• FatherAbraham
    • By FatherAbraham 6th Sep 17, 10:08 PM
    • 737 Posts
    • 561 Thanks
    FatherAbraham
    • #5
    • 6th Sep 17, 10:08 PM
    • #5
    • 6th Sep 17, 10:08 PM
    Hello,

    I am about to leave the NHS to go & work in education. I am a member of the NHS pension scheme (I've had a break in employment to study, so belong to the 1995 & 2015 schemes respectively) having worked from 2001-2002, then 2005 to the current day.

    In my new job, I will qualify for the Local Government Pension Scheme (LGPS).

    My question is, do I leave my NHS pension where it is, or do I transfer it across to the new scheme?

    Many thanks 😊
    Originally posted by Travelling_shoes
    LGPS is far riskier than NHS, since the latter is backed by the state, so its liabilities are the same as gilts. It's conceivable that a local authority would not be able to meet its obligations, and would default.

    Warmest regards,
    FA
    • Spreadsheet Addict
    • By Spreadsheet Addict 7th Sep 17, 9:20 AM
    • 4 Posts
    • 4 Thanks
    Spreadsheet Addict
    • #6
    • 7th Sep 17, 9:20 AM
    • #6
    • 7th Sep 17, 9:20 AM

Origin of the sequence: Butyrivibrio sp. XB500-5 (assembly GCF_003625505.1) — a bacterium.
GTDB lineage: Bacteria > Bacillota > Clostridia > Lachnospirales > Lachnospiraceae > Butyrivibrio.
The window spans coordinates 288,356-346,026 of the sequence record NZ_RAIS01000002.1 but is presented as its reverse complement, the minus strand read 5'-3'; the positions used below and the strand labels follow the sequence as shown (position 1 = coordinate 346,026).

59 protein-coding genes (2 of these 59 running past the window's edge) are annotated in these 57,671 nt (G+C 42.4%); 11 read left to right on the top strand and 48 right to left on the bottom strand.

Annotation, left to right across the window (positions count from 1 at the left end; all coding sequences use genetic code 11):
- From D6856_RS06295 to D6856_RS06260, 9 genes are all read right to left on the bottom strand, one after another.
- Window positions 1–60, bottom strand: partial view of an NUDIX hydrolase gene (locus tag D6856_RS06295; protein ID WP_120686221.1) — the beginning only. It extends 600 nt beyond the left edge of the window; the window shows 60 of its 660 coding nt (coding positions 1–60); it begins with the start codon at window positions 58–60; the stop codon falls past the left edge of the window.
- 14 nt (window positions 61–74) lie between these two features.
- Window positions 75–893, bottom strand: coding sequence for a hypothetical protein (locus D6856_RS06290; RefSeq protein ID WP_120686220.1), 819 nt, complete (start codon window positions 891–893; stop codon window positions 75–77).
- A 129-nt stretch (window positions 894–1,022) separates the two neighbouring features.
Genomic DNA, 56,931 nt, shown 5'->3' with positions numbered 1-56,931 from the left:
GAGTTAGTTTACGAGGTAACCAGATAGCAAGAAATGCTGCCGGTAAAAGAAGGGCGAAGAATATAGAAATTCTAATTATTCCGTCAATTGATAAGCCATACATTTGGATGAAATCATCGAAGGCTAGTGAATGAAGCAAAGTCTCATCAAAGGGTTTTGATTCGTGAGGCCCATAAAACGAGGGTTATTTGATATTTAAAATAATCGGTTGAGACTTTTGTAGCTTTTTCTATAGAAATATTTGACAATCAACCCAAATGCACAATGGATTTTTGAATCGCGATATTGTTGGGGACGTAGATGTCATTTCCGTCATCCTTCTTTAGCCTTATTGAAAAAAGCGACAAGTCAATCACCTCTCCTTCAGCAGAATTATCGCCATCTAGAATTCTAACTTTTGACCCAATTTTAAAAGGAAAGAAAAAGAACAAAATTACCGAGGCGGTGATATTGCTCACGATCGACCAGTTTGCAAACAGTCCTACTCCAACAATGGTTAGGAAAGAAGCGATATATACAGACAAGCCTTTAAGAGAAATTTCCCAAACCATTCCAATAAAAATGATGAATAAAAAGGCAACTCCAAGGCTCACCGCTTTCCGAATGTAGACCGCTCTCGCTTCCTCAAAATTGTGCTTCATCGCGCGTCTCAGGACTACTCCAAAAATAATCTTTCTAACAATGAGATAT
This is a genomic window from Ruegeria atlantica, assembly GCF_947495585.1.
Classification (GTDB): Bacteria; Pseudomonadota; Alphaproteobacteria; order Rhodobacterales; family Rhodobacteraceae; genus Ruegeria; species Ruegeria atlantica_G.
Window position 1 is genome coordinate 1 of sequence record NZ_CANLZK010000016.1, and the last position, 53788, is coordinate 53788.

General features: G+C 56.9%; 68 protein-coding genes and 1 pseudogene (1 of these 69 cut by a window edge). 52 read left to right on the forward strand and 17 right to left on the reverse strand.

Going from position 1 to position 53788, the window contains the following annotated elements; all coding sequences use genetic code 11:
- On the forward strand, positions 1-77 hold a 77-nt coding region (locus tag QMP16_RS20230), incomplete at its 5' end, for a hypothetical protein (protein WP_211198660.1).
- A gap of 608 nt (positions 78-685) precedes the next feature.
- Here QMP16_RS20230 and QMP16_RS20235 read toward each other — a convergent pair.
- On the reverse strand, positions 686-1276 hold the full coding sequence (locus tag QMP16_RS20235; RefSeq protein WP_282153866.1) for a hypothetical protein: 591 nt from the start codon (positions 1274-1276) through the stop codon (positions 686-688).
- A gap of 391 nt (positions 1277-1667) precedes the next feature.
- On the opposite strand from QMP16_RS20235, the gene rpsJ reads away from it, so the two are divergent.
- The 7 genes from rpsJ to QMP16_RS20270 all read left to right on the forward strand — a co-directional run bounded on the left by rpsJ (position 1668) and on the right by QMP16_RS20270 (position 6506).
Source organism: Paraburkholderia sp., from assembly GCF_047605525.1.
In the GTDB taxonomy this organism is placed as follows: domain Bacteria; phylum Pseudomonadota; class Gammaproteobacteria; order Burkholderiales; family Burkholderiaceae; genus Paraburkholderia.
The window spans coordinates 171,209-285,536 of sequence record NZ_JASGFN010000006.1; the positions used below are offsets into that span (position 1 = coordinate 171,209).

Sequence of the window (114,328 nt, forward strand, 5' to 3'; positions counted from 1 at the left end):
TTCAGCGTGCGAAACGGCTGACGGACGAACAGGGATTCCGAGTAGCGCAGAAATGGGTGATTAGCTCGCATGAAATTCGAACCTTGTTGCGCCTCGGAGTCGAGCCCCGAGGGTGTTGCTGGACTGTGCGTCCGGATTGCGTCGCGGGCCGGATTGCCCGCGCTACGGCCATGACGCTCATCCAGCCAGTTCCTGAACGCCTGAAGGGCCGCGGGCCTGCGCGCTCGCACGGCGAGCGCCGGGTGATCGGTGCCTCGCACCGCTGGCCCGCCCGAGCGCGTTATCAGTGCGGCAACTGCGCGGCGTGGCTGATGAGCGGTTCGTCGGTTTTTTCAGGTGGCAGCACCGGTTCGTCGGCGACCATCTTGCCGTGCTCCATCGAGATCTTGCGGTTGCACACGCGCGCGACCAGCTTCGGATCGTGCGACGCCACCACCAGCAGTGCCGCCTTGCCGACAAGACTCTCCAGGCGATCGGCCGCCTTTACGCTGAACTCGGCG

I didnt say i recommended it, i merely pointed out it was allowed.
    Originally posted by atush
    No offence intended - I was merely headlining the risks, not suggesting you were advising that route.
    • Spreadsheet Addict
    • By Spreadsheet Addict 7th Sep 17, 9:21 AM
    • 4 Posts
    • 4 Thanks
    Spreadsheet Addict
    • #7
    • 7th Sep 17, 9:21 AM
    • #7
    • 7th Sep 17, 9:21 AM
    LGPS is far riskier than NHS, since the latter is backed by the state, so its liabilities are the same as gilts. It's conceivable that a local authority would not be able to meet its obligations, and would default.

    Warmest regards,
    FA
    Originally posted by FatherAbraham
    I believe LGPS funds also come with a government guarantee, although they are a funded scheme, so there's not much difference on that issue.